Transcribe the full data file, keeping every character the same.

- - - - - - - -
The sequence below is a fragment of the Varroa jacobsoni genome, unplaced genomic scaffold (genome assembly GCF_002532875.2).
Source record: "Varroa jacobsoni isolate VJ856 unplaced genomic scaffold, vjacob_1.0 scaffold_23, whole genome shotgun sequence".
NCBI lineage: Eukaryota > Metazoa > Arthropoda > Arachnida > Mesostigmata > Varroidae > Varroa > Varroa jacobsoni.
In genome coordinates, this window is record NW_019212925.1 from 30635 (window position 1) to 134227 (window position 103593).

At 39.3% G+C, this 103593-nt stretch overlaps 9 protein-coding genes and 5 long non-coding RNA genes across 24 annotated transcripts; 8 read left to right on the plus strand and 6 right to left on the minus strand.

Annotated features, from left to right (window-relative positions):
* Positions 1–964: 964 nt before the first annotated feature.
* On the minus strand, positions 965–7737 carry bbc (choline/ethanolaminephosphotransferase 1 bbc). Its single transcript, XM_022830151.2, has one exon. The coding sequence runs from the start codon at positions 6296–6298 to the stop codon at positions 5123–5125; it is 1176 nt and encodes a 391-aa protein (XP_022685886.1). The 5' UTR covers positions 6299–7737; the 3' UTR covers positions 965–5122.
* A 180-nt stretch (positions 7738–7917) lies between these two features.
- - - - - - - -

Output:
The sequence below is a fragment of the Varroa jacobsoni genome, unplaced genomic scaffold (genome assembly GCF_002532875.2).
Source record: "Varroa jacobsoni isolate VJ856 unplaced genomic scaffold, vjacob_1.0 scaffold_23, whole genome shotgun sequence".
NCBI lineage: Eukaryota > Metazoa > Arthropoda > Arachnida > Mesostigmata > Varroidae > Varroa > Varroa jacobsoni.
In genome coordinates, this window is record NW_019212925.1 from 30635 (window position 1) to 134227 (window position 103593).

At 39.3% G+C, this 103593-nt stretch overlaps 9 protein-coding genes and 5 long non-coding RNA genes across 24 annotated transcripts; 8 read left to right on the plus strand and 6 right to left on the minus strand.

Annotated features, from left to right (window-relative positions):
* Positions 1–964: 964 nt before the first annotated feature.
* On the minus strand, positions 965–7737 carry bbc (choline/ethanolaminephosphotransferase 1 bbc). Its single transcript, XM_022830151.2, has one exon. The coding sequence runs from the start codon at positions 6296–6298 to the stop codon at positions 5123–5125; it is 1176 nt and encodes a 391-aa protein (XP_022685886.1). The 5' UTR covers positions 6299–7737; the 3' UTR covers positions 965–5122.
* A 180-nt stretch (positions 7738–7917) lies between these two features.